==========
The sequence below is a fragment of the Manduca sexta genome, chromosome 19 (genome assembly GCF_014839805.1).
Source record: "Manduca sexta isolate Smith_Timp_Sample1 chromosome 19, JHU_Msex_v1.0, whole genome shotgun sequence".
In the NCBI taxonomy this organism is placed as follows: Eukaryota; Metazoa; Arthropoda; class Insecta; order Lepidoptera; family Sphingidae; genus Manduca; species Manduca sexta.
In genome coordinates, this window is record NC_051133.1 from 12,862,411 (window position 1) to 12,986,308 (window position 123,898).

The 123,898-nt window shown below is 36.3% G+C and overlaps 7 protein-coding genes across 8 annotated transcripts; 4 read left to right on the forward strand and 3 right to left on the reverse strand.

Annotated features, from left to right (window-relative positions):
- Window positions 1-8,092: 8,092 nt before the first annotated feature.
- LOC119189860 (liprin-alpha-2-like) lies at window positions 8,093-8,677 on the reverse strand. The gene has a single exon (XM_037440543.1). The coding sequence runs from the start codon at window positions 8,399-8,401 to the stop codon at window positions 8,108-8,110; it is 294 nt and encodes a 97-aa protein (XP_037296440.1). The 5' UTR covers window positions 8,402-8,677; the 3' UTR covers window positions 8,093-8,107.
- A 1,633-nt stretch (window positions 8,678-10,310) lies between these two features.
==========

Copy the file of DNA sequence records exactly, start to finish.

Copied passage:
The sequence below is a fragment of the Manduca sexta genome, chromosome 19 (genome assembly GCF_014839805.1).
Source record: "Manduca sexta isolate Smith_Timp_Sample1 chromosome 19, JHU_Msex_v1.0, whole genome shotgun sequence".
In the NCBI taxonomy this organism is placed as follows: Eukaryota; Metazoa; Arthropoda; class Insecta; order Lepidoptera; family Sphingidae; genus Manduca; species Manduca sexta.
In genome coordinates, this window is record NC_051133.1 from 12,862,411 (window position 1) to 12,986,308 (window position 123,898).

The 123,898-nt window shown below is 36.3% G+C and overlaps 7 protein-coding genes across 8 annotated transcripts; 4 read left to right on the forward strand and 3 right to left on the reverse strand.

Annotated features, from left to right (window-relative positions):
- Window positions 1-8,092: 8,092 nt before the first annotated feature.
- LOC119189860 (liprin-alpha-2-like) lies at window positions 8,093-8,677 on the reverse strand. The gene has a single exon (XM_037440543.1). The coding sequence runs from the start codon at window positions 8,399-8,401 to the stop codon at window positions 8,108-8,110; it is 294 nt and encodes a 97-aa protein (XP_037296440.1). The 5' UTR covers window positions 8,402-8,677; the 3' UTR covers window positions 8,093-8,107.
- A 1,633-nt stretch (window positions 8,678-10,310) lies between these two features.